Internal Monologue During Competition

Days before:

Ugh, I have to tan. When do I have time to do that…after practicing, maybe?  Oh, and shave my legs, I guess.  And do my nails.  Why do I do this again? *spray tans self*  Hmm, am I even enough?  Nope, time to spray some more.  Damn it, now I have a huge dark blotch on my arm.  *blots with a tissue*  And now there’s a huge white spot.  Time to spray some more and hope that it all evens out.  I hope no one notices how oddly tan I look tomorrow in the middle of winter… *runs back and forth from bathroom to bedroom, hoping roommate does not pop out while I am mostly nude*

Night before:

Oh right, I guess I should pack.  That’ll be easy, right?  Oh shoot I have laundry to do.  *manages to forget something anyway, despite having been to dozens of competitions before*

Traveling/Arrival:

Woohoo Disney singalong time!  Or passing out time, depending on who else is carpooling.  Practice party time…good lord, it is sweaty in here.  Hmm, those dancers look really good, I wonder if I’ll be competing against them? I hope not.  Lots of cute beginners doing their thing.  Time to run through a few practice rounds and maybe even social dance!

Arrival at hotel, or someone’s apartment or dorm.  No matter what… 3 a.m. rolls around. OMG WHY CAN’T I FALL ASLEEP.   This is a comfy bed yet I am rolling around anyway, even though I have to get up in a few hours.  Why is everyone else asleep but me.  This is the worst.

Morning of:

Freakishly early wakeup time.  Snooze, more sleep time.  Roommates, go back to sleep already.  *struggle to get up in the dark* Wow, I look like a zombie.  Thank god for all the pretty crap I’ll be putting on my face.  Hair first.  *struggle to get a nice ponytail for about 15 minutes while checking the back of my head in a double-mirror setup*  I hate my hair.  This is the worst.  Okay, that’s semi acceptable.  *sprays head with  noxious hairspray cloud*  Time to make it fancy.  *struggles with hairnets and pins and gel, wrestling hair into some sort of ornate sculpture*  Why do I do this instead of a simple bun again?  More hairspray!  Alright, makeup time.  *proceed to put on drag queen level makeup* Fake eyelashes, please cooperate today!  Well, at least I look awake now and ready to go clubbing or something.  At 6 am!  *grabs stuff and waits for everyone else*  Still waiting…some of you are dancing in like 15 minutes and really should have left by now!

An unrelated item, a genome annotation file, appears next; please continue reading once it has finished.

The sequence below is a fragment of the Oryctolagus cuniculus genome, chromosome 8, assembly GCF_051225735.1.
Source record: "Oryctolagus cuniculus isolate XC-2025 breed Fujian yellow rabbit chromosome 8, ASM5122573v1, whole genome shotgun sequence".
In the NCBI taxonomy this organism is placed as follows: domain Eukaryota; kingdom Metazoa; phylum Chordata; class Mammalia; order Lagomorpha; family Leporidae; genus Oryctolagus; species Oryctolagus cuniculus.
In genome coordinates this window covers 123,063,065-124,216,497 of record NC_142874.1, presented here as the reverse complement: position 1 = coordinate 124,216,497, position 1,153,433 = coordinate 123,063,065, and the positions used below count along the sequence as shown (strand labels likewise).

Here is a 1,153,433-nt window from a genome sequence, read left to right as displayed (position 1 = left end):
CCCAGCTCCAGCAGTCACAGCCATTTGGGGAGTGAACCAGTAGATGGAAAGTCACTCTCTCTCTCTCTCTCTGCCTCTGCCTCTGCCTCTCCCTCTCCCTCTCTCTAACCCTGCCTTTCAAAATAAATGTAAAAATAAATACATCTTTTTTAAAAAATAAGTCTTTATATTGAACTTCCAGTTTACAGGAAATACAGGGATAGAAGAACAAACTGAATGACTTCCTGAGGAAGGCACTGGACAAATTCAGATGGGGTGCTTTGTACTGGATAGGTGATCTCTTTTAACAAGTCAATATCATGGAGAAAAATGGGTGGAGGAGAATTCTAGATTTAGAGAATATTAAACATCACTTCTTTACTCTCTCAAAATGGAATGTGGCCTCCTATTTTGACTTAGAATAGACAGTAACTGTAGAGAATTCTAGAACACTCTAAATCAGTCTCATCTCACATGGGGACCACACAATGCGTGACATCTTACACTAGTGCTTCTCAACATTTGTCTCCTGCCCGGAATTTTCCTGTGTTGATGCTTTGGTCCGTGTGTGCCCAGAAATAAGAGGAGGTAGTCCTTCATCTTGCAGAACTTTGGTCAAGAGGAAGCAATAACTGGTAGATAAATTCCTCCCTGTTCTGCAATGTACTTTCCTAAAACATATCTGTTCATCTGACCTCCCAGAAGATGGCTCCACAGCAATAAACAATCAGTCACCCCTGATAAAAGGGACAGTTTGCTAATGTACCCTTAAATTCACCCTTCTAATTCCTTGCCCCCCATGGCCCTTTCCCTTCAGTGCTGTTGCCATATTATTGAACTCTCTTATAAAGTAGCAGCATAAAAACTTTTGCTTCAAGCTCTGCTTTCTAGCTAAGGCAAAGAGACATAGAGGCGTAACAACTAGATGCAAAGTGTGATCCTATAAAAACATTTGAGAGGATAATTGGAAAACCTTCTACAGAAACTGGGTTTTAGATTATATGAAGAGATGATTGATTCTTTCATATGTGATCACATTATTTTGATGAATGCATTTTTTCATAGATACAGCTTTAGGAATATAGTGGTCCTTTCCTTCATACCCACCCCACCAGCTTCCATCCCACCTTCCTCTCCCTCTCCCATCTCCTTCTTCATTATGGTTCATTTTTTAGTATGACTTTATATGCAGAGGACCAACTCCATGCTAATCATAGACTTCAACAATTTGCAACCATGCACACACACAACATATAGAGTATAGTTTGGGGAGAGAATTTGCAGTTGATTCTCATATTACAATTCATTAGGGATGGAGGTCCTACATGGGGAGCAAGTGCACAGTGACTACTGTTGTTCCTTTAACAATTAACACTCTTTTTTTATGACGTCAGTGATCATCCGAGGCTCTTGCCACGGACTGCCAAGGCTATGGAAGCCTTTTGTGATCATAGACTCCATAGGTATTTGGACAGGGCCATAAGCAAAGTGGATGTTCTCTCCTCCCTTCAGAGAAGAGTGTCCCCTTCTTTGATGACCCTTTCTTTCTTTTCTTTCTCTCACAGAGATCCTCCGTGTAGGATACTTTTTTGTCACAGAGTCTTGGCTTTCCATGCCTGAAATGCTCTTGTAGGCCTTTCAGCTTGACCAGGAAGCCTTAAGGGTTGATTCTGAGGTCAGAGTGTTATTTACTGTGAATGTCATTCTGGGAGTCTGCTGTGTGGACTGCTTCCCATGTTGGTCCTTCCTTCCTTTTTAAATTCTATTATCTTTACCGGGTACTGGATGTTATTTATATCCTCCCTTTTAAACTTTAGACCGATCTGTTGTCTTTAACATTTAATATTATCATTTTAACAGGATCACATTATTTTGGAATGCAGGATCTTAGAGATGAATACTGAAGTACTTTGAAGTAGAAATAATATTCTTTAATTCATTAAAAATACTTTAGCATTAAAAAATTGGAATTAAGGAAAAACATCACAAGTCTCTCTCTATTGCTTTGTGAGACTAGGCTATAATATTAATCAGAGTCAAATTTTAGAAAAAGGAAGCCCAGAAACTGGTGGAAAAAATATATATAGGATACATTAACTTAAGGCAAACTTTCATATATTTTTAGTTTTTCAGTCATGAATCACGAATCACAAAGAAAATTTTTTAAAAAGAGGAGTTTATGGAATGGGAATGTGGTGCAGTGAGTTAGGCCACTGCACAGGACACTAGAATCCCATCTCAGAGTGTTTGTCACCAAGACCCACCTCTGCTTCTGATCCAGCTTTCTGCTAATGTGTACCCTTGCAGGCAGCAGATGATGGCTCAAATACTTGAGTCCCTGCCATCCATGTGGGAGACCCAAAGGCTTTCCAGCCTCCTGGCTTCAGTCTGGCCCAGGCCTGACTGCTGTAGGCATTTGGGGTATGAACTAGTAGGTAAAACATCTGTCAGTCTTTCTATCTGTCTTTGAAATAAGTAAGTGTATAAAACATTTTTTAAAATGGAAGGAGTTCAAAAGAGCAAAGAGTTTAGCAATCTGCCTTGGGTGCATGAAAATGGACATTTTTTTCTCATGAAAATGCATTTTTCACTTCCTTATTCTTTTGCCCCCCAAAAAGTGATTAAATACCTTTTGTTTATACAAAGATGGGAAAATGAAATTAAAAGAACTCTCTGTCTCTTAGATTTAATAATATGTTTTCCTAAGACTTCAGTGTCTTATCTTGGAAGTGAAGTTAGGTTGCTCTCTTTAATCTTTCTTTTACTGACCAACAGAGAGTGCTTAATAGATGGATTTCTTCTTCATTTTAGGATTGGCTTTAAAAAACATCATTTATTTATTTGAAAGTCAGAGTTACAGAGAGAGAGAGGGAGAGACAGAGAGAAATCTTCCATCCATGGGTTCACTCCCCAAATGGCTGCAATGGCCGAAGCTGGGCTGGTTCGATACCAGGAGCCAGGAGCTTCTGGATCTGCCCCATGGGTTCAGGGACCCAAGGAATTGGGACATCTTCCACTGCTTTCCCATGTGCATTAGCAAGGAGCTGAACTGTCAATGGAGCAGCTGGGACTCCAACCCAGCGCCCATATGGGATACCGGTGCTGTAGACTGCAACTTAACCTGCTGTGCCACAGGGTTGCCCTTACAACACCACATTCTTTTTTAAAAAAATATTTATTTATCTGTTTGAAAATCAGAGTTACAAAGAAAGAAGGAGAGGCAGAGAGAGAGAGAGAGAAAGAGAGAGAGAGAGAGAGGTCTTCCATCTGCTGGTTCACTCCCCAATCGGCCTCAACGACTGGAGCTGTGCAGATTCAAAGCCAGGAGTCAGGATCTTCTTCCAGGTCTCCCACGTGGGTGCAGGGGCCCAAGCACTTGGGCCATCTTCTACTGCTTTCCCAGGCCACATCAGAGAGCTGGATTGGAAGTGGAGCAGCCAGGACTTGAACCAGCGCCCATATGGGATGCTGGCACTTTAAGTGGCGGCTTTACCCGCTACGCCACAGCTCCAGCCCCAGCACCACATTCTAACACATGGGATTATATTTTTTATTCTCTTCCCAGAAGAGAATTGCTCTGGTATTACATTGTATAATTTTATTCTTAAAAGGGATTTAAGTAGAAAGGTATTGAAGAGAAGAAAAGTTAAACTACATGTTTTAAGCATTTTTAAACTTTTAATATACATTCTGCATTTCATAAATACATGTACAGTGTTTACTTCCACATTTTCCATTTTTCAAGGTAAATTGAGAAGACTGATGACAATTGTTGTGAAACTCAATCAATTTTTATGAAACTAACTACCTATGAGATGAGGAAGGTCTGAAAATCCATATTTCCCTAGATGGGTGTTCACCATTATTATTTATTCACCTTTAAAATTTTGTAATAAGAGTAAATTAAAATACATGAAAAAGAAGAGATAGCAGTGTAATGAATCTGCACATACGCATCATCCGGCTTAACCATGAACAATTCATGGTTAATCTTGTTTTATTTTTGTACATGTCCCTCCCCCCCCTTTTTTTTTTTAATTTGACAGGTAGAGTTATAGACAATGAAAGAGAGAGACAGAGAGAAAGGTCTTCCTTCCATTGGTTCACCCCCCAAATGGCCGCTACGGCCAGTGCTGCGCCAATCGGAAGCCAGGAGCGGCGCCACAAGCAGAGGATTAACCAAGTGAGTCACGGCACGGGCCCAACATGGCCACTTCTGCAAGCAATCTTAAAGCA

At the comp:

Waiting. Waiting. How many freaking rounds of bronze are there?  Waiting.  Waiting.  Munch on breakfast.  Oh, they’re so cute!  Damn, she has better technique than I do.  Newcomer rounds. Huh, I have no idea what they’re doing and I’m pretty sure they don’t either.  Is that kid wearing jeans?  Why.  Oh well, newcomers are adorable anyway.  *cheers on random couples from my team*  Oh crap, we’re dancing soon?!  *runs off to change*  Partner, where are you?  Time to warm up very quickly.  Oh god, I’m going to slip and die on this floor.  Lining up after this event… and of course now my mouth decides to become super parched when there’s no water around.  Oh shoot, have to give my phone to someone who’s competent at recording and knows that you should hold the thing horizontally and use zoom.  Hmm, who haven’t I bothered lately?  *thrusts phone at them* Lining up…oh geez there’s a lot of couples in our event.  What are the chances that they’ll split us up into smaller heats?  Oh, no? I guess we’re all dancing at once. Time to go right now, okay.  Walk briskly and force a smile.  Yay I’m feeling pumped.  Or something.  Wait, you want us to go where now?  Oh, ok.  *music starts*  Alright, I hear the beat…now when are you starting?  Pose pose pose…and…go! Time to look pretty and stuff.  Ugh I always feel awkward during this intro part.  Please let me not fall over.  Whee, looking pretty and stuff.  Oh crap there’s someone in the way and I hope you saw.  Yay for floorcraft!  Now we’re dancing…. *collide* Oops, sorry, random couple.  And I guess we’re doing lead-follow now cause that’s not the routine at all.  Alright.